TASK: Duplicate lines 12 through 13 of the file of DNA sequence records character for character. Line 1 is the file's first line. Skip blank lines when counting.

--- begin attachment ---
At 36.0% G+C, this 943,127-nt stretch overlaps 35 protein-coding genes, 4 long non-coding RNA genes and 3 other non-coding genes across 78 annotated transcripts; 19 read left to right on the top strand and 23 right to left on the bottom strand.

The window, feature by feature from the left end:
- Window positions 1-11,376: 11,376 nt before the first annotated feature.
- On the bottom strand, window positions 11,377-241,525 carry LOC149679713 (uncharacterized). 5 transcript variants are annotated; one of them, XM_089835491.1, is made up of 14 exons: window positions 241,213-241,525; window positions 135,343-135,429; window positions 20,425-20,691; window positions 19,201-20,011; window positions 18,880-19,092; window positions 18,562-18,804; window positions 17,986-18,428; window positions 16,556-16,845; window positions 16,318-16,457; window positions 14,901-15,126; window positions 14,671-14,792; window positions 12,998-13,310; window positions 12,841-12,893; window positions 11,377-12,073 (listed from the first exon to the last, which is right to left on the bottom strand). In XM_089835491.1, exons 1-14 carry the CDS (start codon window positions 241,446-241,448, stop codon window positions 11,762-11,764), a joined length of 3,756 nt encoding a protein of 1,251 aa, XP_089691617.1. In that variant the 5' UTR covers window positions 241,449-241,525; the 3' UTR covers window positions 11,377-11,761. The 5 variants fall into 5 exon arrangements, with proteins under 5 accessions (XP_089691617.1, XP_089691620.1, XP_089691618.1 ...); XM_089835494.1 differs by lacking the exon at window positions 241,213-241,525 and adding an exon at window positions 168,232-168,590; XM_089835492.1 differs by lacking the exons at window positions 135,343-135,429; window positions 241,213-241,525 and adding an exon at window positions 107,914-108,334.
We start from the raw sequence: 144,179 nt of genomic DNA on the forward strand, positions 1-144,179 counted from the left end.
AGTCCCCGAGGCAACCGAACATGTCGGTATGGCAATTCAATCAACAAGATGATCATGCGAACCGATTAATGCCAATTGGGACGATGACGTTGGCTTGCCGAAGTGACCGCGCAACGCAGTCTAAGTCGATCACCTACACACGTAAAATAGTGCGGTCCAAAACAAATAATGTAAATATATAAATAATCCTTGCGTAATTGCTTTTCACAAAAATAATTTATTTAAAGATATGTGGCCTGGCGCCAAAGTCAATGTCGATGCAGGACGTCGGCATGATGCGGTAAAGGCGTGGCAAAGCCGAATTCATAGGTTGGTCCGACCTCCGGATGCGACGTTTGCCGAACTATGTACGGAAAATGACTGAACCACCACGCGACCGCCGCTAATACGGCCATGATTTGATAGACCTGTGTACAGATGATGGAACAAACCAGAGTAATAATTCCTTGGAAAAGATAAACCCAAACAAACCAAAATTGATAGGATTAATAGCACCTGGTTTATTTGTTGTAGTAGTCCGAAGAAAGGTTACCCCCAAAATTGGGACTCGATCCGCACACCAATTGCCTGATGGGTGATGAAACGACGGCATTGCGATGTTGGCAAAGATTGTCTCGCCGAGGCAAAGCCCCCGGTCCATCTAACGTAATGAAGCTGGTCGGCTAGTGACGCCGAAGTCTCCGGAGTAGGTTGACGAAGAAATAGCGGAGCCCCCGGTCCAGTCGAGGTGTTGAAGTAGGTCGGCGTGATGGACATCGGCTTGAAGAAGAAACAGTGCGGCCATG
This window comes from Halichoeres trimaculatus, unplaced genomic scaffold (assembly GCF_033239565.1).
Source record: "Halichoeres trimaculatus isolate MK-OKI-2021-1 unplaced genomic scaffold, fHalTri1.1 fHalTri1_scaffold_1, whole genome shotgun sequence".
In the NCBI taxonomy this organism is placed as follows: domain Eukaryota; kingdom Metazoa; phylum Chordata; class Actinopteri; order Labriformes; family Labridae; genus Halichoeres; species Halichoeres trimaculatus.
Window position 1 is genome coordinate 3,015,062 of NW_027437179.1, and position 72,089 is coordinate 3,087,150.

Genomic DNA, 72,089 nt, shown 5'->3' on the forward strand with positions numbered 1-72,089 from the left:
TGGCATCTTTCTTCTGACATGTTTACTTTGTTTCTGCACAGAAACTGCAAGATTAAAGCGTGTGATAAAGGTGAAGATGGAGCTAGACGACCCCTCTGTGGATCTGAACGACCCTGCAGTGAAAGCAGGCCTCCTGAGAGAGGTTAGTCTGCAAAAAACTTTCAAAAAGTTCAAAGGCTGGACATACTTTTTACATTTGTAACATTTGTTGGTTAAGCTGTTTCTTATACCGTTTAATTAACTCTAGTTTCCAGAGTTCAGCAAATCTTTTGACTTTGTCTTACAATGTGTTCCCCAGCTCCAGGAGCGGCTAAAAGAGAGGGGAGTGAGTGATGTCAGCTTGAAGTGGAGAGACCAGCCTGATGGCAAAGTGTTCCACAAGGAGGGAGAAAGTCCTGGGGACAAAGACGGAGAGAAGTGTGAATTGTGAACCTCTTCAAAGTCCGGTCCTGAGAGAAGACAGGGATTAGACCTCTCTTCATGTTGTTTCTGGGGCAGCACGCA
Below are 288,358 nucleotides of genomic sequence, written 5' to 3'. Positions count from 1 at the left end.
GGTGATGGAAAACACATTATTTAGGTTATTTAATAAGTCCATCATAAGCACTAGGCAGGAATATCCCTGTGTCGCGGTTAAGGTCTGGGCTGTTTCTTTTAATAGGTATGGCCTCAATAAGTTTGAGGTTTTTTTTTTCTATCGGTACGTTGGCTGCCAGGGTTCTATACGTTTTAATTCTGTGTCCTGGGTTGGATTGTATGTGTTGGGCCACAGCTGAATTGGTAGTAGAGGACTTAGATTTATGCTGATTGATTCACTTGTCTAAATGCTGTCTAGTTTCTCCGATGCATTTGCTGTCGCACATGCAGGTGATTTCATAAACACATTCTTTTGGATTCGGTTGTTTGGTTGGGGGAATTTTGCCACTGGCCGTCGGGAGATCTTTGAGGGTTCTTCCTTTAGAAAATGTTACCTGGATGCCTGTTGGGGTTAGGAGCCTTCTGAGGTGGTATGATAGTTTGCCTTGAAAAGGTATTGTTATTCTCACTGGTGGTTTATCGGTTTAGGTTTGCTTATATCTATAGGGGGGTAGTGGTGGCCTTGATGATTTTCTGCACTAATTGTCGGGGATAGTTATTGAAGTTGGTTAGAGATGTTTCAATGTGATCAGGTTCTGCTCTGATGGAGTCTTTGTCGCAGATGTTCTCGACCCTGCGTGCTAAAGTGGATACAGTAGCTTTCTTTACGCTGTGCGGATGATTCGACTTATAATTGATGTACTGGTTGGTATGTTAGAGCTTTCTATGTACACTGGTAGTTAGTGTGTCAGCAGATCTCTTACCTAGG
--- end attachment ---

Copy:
TGGCATCTTTCTTCTGACATGTTTACTTTGTTTCTGCACAGAAACTGCAAGATTAAAGCGTGTGATAAAGGTGAAGATGGAGCTAGACGACCCCTCTGTGGATCTGAACGACCCTGCAGTGAAAGCAGGCCTCCTGAGAGAGGTTAGTCTGCAAAAAACTTTCAAAAAGTTCAAAGGCTGGACATACTTTTTACATTTGTAACATTTGTTGGTTAAGCTGTTTCTTATACCGTTTAATTAACTCTAGTTTCCAGAGTTCAGCAAATCTTTTGACTTTGTCTTACAATGTGTTCCCCAGCTCCAGGAGCGGCTAAAAGAGAGGGGAGTGAGTGATGTCAGCTTGAAGTGGAGAGACCAGCCTGATGGCAAAGTGTTCCACAAGGAGGGAGAAAGTCCTGGGGACAAAGACGGAGAGAAGTGTGAATTGTGAACCTCTTCAAAGTCCGGTCCTGAGAGAAGACAGGGATTAGACCTCTCTTCATGTTGTTTCTGGGGCAGCACGCA
Below are 288,358 nucleotides of genomic sequence, written 5' to 3'. Positions count from 1 at the left end.